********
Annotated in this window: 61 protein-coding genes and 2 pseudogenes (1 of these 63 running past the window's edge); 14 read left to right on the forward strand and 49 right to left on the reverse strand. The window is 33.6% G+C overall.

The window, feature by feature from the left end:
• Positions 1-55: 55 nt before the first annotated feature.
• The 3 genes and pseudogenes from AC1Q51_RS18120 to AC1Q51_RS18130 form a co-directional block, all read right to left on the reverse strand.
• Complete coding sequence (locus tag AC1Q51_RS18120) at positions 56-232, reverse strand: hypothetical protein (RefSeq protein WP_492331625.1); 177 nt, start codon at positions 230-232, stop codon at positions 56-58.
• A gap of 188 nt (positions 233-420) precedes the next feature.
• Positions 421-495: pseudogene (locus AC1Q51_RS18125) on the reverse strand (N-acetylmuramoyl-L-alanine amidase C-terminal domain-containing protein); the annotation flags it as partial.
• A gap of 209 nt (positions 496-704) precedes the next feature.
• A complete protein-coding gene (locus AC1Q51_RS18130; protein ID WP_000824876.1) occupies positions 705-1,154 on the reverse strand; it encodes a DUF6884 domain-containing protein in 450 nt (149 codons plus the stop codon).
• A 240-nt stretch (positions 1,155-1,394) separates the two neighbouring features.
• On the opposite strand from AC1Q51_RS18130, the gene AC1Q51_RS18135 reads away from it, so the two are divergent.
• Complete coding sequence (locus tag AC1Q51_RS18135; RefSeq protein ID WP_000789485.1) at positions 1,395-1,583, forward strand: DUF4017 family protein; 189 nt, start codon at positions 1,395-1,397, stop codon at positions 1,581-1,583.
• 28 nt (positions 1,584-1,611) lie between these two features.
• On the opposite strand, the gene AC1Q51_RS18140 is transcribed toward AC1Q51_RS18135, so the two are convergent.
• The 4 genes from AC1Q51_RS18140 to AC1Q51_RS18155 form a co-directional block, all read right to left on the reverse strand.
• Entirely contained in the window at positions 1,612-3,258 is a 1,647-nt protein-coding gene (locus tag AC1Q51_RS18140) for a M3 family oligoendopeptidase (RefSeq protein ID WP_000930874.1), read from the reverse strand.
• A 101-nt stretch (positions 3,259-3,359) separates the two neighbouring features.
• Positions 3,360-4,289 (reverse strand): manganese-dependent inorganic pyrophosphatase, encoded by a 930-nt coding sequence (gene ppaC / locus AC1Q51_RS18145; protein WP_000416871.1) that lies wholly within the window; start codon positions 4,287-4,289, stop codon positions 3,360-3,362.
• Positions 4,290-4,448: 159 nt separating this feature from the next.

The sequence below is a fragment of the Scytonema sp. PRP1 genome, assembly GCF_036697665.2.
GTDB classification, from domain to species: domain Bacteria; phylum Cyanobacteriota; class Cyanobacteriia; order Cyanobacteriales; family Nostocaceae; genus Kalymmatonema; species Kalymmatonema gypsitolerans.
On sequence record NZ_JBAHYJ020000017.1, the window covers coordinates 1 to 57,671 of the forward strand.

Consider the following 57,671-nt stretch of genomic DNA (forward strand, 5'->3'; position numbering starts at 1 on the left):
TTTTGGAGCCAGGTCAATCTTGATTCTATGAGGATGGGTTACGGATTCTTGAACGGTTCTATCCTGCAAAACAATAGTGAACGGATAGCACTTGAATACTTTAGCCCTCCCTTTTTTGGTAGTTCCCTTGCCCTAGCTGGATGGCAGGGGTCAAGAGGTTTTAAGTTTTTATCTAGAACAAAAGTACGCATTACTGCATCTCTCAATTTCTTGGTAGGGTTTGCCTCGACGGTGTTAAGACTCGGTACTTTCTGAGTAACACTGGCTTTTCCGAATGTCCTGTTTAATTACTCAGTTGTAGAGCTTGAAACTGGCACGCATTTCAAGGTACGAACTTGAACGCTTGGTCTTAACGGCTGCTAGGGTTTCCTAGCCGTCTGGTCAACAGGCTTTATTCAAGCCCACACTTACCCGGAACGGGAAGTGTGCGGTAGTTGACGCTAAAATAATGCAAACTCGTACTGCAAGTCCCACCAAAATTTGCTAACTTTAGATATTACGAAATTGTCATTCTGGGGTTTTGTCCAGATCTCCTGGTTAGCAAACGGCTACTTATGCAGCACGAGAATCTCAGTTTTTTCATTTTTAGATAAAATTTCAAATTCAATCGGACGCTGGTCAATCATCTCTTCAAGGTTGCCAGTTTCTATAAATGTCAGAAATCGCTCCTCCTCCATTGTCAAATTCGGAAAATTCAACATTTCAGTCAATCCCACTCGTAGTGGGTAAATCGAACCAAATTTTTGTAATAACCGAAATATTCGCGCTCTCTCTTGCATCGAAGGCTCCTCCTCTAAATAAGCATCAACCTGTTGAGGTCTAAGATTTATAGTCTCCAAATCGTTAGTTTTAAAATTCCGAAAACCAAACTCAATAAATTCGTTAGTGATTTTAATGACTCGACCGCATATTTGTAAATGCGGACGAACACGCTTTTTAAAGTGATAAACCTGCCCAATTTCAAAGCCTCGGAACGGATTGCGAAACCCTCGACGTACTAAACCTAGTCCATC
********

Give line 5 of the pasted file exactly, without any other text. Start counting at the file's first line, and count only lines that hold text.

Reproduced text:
• Complete coding sequence (locus tag AC1Q51_RS18120) at positions 56-232, reverse strand: hypothetical protein (RefSeq protein WP_492331625.1); 177 nt, start codon at positions 230-232, stop codon at positions 56-58.